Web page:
In Athabasca Chipewyan First Nation v. Alberta, 2018 ABQB 262, the Alberta Court of Queen’s Bench confirmed that province’s Aboriginal Consultation Office (“ACO”) must be procedurally fair to First Nations when deciding whether the duty to consult has been triggered. The Court also said that the government-created consultation maps (or GeoData Maps) are one tool, but not determinative of whether the duty is triggered.
The Athabasca Chipewyan First Nation (“ACFN”) applied for judicial review of the ACO’s decision that there was no duty to consult the ACFN on a pipeline proposed by TransCanada.
The project was proposed in Treaty 8 territory, and the ACFN is a Treaty 8 signatory. Despite the ACO’s decision, TransCanada engaged with ACFN on its own initiative. As well, the ACFN was given standing to participate in the proceeding before the Alberta Energy Regulator (“AER”). The AER approved the project.
The Court described the judicial review as “novel” in that the ACFN did not ask for the matter to be returned to the ACO for reconsideration or for the project approval to be set aside. Rather, the ACFN sought to quash the ACO’s decision that the duty to consult was not triggered and sought certain declarations from the Court regarding the ACO’s authority and process.
The Court declined to quash the decision or make the specific declarations sought by the ACFN, but provided guidance on four issues:
- Does the ACO have the authority to determine whether the Crown’s duty to consult is triggered?
- Is the Crown’s taking up of land in a treaty area sufficient to trigger the duty to consult?
- Is the Crown allowed to exclusively rely on the Government of Alberta’s GeoData Maps in determining whether a duty to consult is triggered?
- Is procedural fairness engaged in the determination of whether a duty to consult arises?
After confirming that the ACO has the authority to determine whether the duty to consult is triggered, the Court considered the second issue and held that the taking up of land in a treaty area will not automatically trigger the duty to consult. It has to be shown that the taking-up be may adversely impact a First Nation’s exercise of its rights.
The ACO relies on mapping created through the provinces GeoData Mapping Project to assess which communities to consult on a particular project. The Court noted that these government-created maps were intended to be one just one tool among others to determine whether the duty to consult with a particular First Nation was triggered. The Court said that the GeoData Map is not determinative of whether a duty to consult is triggered. “[R]eliance solely on the map without consideration of the specific circumstances of a given project and its potential effects would be inappropriate, especially once the Government of Alberta has been notified that a First Nation believes there is a duty to consult.”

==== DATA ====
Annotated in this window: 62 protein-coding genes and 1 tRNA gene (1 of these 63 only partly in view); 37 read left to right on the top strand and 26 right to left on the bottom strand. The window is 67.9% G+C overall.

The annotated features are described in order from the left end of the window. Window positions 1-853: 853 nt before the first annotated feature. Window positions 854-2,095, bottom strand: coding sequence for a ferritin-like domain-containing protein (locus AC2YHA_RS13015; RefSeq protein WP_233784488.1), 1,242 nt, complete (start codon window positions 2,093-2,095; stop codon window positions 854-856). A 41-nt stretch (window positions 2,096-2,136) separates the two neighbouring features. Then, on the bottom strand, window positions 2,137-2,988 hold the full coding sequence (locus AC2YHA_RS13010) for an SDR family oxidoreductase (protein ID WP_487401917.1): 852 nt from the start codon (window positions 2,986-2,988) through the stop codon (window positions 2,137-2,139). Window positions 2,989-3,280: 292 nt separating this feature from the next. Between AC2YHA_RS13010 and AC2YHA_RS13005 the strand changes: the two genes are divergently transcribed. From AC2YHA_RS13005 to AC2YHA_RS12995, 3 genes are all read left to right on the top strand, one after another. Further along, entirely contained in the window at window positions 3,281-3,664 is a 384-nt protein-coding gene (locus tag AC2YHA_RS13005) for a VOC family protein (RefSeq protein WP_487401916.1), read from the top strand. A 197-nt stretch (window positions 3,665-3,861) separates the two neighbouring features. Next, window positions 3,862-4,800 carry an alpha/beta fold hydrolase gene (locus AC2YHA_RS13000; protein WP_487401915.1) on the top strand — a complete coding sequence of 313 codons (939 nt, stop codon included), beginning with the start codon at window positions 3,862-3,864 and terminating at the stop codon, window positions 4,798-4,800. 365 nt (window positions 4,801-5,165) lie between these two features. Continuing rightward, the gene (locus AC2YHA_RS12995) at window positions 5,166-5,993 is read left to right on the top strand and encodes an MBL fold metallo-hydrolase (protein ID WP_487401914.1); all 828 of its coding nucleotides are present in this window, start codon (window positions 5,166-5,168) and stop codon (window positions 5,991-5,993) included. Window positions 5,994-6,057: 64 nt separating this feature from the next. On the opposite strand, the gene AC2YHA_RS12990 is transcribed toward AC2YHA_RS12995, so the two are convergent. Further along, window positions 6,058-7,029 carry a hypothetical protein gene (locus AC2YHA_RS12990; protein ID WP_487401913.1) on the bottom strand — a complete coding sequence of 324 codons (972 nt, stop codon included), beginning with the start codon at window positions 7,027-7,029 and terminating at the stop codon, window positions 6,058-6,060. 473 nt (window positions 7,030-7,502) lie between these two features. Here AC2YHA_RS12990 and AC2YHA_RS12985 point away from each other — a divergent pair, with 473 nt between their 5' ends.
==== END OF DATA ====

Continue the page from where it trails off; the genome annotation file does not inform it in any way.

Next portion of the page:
In this case, the ACO did not rely exclusively on the government’s consultation map. The Court noted that “unfortunately, the fact that submissions beyond the map were considered by the ACO was not articulated to the ACFN in the ACO’s reasons, nor did the ACO engage the ACFN once it knew there was a dispute over whether a duty to consult was triggered to discuss what evidence ACO required and what procedure it would follow. It is also unfortunate that although ACFN filed its Statement of Concern and witness statements [with the AER] in early December 2013, those materials were not fully passed on to the ACO until late May 2014,”
Of note is that the ACFN’s submissions were only provided to the ACO because of TransCanada’s independent initiative to engage with the AFCN despite the ACO’s decision the duty to consult was not triggered. If this voluntary consultation had not taken place, the ACO, it seems, would have relied solely on the Geodata Map in making its decision.
Finally, the Court rejected the Government of Alberta’s surprising argument that it did not have to be procedurally fair to First Nations when determining whether the duty to consult is triggered.
In this case, the Court said the scope of procedural fairness included the following:
- once the ACO understood that, contrary to the ACO’s preliminary determination, the ACFN believed there was a duty to consult, the ACO should have provided notice to the ACFN that the ACO would be making a final determination on the issue;
- the ACO is required to outline what procedure it would undertake in making its determination, what evidence is required to meet the trigger test, as well as to convey the deadlines applying to the ACO’s procedure; and
- once the ACO has made its decision, the ACO would be expected to provide reasons for its decision that show it fully and fairly considered the information and evidence submitted by the First Nation.
Key takeaways from this case:
- To avoid legal uncertainty and surprises, project proponents in Alberta would be wise to undertake an analysis, independent of the ACO, about whether the Crown’s duty is triggered by their project. But for the voluntary engagement by TransCanada, the decision may have been different in this case.
- Likewise, diligent proponents will go beyond the level of transparency mandated by the ACO when engaging with Indigenous communities and for example, disclose and discuss their project consultation plans with communities, which the ACO does not require proponents to do.
- The case, like others before it, show that Alberta courts as well as the AER and ACO expect First Nations to produce specific evidence of how their interests and rights may be impacted by a proposed project.
- On projects where there is disagreement with the ACO on whether the duty is triggered, the affected party should advise the ACO, in writing, of its disagreement, ask for specific information on the process it used or will use to make a final determination, and ask for written reasons from the ACO on its decision.